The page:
223 F.3d 898 (8th Cir. 2000), 99-3917, Anastasoff v United States
|Docket Nº:||99-3917 EM|
|Citation:||223 F.3d 898|
|Party Name:||FAYE ANASTASOFF, APPELLANT, v. UNITED STATES OF AMERICA, APPELLEE.|
|Case Date:||August 22, 2000|
|Court:||United States Courts of Appeals, Court of Appeals for the Eighth Circuit|
Submitted: May 8, 2000
On Appeal from the United States District Court for the Eastern District of Missouri.
Before Richard S. Arnold and Heaney, Circuit Judges, and Magnuson,1 District Judge.
Richard S. Arnold, Circuit Judge.
Faye Anastasoff seeks a refund of overpaid federal income tax. On April 13, 1996, Ms. Anastasoff mailed her refund claim to the Internal Revenue Service for taxes paid on April 15, 1993. The Service denied her claim under 26 U.S.C. § 6511(b), which limits refunds to taxes paid in the three years prior to the filing of a claim. Although her claim was mailed within this period, it was received and filed on April 16, 1996, three years and one day after she overpaid her taxes, one day late. In many cases, "the Mailbox Rule," 26 U.S.C. § 7502, saves claims like Ms. Anastasoff's that would have been timely if received when mailed; they are deemed received when postmarked. But § 7502 applies only to claims that are untimely, and the parties agree that under 26 U.S.C. § 6511(a), which measures the timeliness of the refund claim itself, her claim was received on time. The issue then is whether § 7502 can be applied, for the purposes of § 6511(b)'s three-year refund limitation, to a claim that was timely under § 6511(a). The District Court2 held that § 7502 could not apply to any part of a timely claim, and granted judgment for the Service. On appeal, Ms. Anastasoff argues that § 7502 should apply whenever necessary to fulfill its remedial purpose, i.e., to save taxpayers from the vagaries of the postal system, even when only part of the claim is untimely. We affirm the judgment of the District Court.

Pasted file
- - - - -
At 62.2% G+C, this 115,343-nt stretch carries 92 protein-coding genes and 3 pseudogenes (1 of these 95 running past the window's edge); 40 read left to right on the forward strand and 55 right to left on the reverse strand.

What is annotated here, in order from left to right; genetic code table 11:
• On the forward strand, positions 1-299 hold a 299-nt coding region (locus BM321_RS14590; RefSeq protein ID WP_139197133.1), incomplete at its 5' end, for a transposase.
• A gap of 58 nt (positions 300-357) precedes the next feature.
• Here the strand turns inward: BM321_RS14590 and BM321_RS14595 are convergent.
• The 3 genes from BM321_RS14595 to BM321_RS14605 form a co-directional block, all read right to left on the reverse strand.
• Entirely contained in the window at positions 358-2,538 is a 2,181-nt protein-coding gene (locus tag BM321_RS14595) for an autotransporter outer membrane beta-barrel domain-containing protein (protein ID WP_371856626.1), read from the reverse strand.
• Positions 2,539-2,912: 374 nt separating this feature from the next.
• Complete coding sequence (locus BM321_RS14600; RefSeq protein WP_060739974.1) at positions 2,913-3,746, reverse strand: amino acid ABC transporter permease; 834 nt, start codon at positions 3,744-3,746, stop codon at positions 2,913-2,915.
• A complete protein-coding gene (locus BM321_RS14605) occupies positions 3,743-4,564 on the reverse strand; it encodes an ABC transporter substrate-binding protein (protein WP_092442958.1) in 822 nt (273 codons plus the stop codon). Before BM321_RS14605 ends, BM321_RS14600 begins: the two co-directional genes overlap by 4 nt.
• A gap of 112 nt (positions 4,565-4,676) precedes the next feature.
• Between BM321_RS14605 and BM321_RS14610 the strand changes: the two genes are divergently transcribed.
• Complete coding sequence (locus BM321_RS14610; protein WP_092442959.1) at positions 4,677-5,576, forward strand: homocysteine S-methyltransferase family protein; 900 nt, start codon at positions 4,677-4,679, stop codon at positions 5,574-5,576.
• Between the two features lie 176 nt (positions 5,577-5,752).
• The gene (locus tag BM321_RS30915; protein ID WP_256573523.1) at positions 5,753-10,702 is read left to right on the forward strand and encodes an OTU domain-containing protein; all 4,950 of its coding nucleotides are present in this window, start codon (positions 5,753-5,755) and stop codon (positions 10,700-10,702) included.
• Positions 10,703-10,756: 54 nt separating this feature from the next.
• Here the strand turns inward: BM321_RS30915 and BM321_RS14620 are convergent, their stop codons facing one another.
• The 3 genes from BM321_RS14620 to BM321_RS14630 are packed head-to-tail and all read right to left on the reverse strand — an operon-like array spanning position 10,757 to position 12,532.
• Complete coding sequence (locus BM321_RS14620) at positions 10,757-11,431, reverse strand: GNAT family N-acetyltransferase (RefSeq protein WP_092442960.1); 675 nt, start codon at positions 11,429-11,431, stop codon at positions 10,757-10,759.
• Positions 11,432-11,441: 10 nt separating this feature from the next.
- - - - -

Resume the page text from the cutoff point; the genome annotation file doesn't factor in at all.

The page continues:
We rejected precisely the same legal argument in Christie v. United States, No. 91-2375MN (8th Cir. Mar. 20, 1992) (per curiam) (unpublished). In Christie, as here, we considered a refund claim mailed just prior to § 6511(b)'s three-year bar and received just after. Like Ms. Anastasoff, the Christie taxpayers argued that § 7502 should operate regardless of the claim's timeliness under § 6511(a) to save their claim under § 6511(b). We held that even if § 7502 could apply to a timely claim, it would not help in this situation: If § 7502 were applied to the claim, it would be deemed received before the return. But § 6511(a) provides that a claim must be submitted within two years of overpayment if no return has yet been filed - not three years. In other words, to save the claim under § 6511(b) only makes it untimely under § 6511(a). Ms. Anastasoff does not attempt to distinguish Christie. She does argue that a relevant regulation was not cited in Christie, but the reasoning of the Christie opinion is squarely inconsistent with the effect taxpayer desires to attribute to the regulation.
Although it is our only case directly in point, Ms. Anastasoff contends that we are not bound by Christie because it is an unpublished decision and thus not a precedent under 8th Circuit Rule 28A(i). We disagree. We hold that the portion of Rule 28A(i) that declares that unpublished opinions are not precedent is unconstitutional under Article III, because it purports to confer on the federal courts a power that goes beyond the "judicial."
The Rule provides: